Recent research by pro-marriage think-tank Marriage Foundation has revealed that the so-called ‘marriage gap,’ the difference in marriage take up between the poorest and richest households, is a problem throughout Europe.
The marriage gap is widest in the Scandinavian countries, with 75% of the highest earner parents married compared to only 30% of low earners, a difference of 45%.
The Mediterranean countries have the lowest marriage gap, with 53% of low income and 87% of the richest parents married, a difference of only 34%.
The European marriage gap average is 43%.
A previous study by the Institute for Family Studies has shown that where marriage rates are low, family breakdown is high across Europe. Marriage Foundation claims that the marriage gap is one of the main drivers of the cycle of social disadvantage.
“The evidence to show marriage is the greatest guarantor of family stability is now indisputable,” commented Harry Benson, research director of Marriage Foundation. “Here in the UK, of the parents who stay together until their child reaches their fifteenth birthday, 93% are married. Committed, stable cohabiting couples are of course just as good as married ones at raising children, but unfortunately they are fleetingly rare.”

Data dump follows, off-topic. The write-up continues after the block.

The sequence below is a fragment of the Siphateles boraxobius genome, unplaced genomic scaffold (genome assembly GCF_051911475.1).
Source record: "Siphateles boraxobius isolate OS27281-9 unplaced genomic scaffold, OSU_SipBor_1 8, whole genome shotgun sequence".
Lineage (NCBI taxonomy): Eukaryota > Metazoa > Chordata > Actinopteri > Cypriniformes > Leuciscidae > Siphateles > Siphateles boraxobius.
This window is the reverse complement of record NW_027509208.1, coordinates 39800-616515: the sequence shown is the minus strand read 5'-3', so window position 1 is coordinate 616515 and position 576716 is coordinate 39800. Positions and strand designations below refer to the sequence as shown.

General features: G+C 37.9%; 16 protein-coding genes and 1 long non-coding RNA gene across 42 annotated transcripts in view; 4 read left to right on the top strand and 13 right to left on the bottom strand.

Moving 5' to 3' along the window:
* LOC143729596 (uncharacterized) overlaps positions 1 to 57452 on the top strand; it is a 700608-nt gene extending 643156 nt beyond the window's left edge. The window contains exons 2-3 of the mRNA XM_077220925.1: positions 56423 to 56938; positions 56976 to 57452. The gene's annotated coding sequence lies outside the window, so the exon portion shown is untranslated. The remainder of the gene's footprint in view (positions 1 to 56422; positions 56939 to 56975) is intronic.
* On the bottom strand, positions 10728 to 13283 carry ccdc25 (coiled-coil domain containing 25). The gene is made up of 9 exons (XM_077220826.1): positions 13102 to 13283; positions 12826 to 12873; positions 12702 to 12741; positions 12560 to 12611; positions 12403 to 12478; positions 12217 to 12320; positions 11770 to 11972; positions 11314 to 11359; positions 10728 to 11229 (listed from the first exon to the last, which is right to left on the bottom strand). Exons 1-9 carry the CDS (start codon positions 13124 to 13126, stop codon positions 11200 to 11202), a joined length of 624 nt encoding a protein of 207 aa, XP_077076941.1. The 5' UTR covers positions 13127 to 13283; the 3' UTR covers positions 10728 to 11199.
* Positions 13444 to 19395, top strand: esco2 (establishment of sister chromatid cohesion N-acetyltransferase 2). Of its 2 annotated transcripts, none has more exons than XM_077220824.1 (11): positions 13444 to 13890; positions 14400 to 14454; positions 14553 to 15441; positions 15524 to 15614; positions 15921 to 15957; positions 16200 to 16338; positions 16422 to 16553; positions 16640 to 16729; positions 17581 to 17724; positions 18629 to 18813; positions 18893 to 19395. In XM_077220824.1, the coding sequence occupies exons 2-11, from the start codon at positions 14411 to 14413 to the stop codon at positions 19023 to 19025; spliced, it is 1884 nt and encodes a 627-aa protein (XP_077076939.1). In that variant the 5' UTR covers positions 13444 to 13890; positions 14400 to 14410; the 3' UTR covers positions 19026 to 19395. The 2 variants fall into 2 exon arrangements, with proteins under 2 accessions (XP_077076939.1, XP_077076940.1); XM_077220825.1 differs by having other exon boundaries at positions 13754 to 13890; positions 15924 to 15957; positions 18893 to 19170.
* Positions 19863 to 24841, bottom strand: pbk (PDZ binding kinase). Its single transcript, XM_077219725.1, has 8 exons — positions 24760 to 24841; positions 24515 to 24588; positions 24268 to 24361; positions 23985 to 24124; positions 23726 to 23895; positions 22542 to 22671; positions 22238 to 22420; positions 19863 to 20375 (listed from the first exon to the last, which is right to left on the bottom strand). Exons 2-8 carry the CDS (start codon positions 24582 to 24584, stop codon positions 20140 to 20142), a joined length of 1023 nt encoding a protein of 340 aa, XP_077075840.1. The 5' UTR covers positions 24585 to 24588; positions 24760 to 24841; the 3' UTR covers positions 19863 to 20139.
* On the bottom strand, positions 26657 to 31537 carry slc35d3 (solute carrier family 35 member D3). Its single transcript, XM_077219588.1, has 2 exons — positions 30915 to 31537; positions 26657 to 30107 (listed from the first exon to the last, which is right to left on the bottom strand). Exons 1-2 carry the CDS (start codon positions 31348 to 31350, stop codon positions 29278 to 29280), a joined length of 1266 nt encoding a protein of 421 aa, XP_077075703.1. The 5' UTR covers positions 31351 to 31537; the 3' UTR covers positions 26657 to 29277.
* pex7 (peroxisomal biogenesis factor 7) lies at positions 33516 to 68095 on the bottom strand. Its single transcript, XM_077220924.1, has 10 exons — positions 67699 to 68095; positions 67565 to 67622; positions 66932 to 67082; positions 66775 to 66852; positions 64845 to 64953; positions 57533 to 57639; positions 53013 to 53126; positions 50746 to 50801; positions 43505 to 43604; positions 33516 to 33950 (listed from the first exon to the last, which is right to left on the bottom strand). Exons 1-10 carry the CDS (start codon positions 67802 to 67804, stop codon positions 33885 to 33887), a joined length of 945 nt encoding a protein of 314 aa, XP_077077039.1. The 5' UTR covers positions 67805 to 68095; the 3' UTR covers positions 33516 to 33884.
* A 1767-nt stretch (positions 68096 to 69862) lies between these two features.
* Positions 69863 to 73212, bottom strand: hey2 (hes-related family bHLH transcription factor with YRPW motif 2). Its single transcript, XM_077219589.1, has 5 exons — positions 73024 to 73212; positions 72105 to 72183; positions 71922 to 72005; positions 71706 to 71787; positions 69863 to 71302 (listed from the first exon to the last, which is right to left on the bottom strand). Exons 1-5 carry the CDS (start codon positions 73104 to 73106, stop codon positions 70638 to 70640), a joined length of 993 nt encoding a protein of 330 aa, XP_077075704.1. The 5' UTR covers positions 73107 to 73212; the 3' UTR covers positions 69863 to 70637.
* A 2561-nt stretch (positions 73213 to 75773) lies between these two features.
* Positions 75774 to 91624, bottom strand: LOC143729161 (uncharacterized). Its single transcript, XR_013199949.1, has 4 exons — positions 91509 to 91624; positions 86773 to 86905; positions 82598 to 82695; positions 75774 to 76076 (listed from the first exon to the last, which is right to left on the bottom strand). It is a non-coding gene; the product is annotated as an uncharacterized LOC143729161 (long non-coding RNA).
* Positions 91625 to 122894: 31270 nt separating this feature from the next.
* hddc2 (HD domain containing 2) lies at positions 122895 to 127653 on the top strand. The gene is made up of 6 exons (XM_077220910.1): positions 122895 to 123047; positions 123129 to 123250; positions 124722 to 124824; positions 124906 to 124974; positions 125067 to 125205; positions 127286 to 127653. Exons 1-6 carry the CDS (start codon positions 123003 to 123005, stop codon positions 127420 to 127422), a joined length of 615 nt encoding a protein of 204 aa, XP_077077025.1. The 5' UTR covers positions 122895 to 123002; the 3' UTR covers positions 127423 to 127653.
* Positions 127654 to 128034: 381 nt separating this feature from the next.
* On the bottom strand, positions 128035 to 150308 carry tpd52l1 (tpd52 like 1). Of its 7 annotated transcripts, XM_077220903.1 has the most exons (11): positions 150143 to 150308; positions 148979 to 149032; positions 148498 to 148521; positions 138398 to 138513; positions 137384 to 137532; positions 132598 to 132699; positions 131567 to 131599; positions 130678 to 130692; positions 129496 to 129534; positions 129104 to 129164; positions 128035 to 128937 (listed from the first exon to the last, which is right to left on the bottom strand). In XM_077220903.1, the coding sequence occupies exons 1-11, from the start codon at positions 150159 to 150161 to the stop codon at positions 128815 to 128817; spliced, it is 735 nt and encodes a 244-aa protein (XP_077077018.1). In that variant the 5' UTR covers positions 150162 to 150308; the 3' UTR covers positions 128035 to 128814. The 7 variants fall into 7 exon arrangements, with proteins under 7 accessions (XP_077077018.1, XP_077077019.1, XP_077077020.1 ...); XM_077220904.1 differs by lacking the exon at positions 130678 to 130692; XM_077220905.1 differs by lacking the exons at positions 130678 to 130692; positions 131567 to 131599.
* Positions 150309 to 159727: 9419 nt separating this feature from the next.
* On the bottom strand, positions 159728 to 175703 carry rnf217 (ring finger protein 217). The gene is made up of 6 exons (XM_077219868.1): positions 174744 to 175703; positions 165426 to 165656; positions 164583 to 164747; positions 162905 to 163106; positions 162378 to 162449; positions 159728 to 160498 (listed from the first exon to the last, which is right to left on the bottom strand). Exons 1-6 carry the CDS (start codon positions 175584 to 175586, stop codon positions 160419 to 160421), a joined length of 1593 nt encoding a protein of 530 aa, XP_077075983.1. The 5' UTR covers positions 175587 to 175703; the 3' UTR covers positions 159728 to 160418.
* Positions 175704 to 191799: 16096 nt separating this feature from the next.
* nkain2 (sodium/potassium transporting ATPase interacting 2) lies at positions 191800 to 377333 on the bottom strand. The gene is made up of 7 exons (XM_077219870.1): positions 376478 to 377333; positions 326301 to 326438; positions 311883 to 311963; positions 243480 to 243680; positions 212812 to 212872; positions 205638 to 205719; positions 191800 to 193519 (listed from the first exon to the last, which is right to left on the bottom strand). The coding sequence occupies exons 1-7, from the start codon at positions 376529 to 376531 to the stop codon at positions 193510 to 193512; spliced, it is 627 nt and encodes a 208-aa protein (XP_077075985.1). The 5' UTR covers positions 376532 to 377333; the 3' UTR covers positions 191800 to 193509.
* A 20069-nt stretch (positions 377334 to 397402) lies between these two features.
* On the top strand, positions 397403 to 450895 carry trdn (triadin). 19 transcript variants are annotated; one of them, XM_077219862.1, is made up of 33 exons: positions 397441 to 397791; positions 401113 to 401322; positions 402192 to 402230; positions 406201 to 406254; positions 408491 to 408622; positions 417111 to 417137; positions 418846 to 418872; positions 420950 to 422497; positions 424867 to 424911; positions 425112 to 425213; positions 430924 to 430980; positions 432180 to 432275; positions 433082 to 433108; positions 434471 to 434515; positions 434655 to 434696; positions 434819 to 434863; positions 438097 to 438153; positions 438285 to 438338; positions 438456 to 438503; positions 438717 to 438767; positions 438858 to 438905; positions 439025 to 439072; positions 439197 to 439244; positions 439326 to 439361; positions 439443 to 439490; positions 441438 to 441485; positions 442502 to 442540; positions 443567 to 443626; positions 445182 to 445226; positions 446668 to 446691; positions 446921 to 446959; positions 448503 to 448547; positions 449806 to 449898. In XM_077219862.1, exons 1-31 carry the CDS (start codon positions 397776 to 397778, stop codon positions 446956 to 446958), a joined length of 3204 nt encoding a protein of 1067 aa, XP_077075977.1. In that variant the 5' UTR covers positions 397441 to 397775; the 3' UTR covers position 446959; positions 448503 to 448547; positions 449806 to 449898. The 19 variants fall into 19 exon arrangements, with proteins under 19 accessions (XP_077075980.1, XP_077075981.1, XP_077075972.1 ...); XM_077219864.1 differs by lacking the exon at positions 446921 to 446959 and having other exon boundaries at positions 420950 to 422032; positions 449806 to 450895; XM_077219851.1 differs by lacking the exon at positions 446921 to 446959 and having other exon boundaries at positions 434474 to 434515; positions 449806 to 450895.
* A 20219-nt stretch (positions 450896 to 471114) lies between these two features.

“The whole of Europe needs to wake up to this phenomenon where the poorest are experiencing family breakdown with ever greater frequency, while the rich elite continue to reap the benefits of stable, married life,” he added.
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